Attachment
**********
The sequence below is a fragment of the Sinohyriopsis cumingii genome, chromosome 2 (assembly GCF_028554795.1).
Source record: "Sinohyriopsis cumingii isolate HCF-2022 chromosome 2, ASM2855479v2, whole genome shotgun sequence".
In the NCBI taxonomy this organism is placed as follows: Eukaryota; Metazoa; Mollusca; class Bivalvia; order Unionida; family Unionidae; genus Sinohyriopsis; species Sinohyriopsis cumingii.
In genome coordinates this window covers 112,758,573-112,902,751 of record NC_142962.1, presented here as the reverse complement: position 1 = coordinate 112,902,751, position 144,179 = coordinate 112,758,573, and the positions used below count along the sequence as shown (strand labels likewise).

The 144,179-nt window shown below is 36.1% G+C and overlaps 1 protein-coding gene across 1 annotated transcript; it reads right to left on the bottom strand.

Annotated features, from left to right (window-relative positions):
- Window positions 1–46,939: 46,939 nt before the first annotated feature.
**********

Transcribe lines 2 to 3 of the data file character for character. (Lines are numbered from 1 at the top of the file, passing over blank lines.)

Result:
Source record: "Sinohyriopsis cumingii isolate HCF-2022 chromosome 2, ASM2855479v2, whole genome shotgun sequence".
In the NCBI taxonomy this organism is placed as follows: Eukaryota; Metazoa; Mollusca; class Bivalvia; order Unionida; family Unionidae; genus Sinohyriopsis; species Sinohyriopsis cumingii.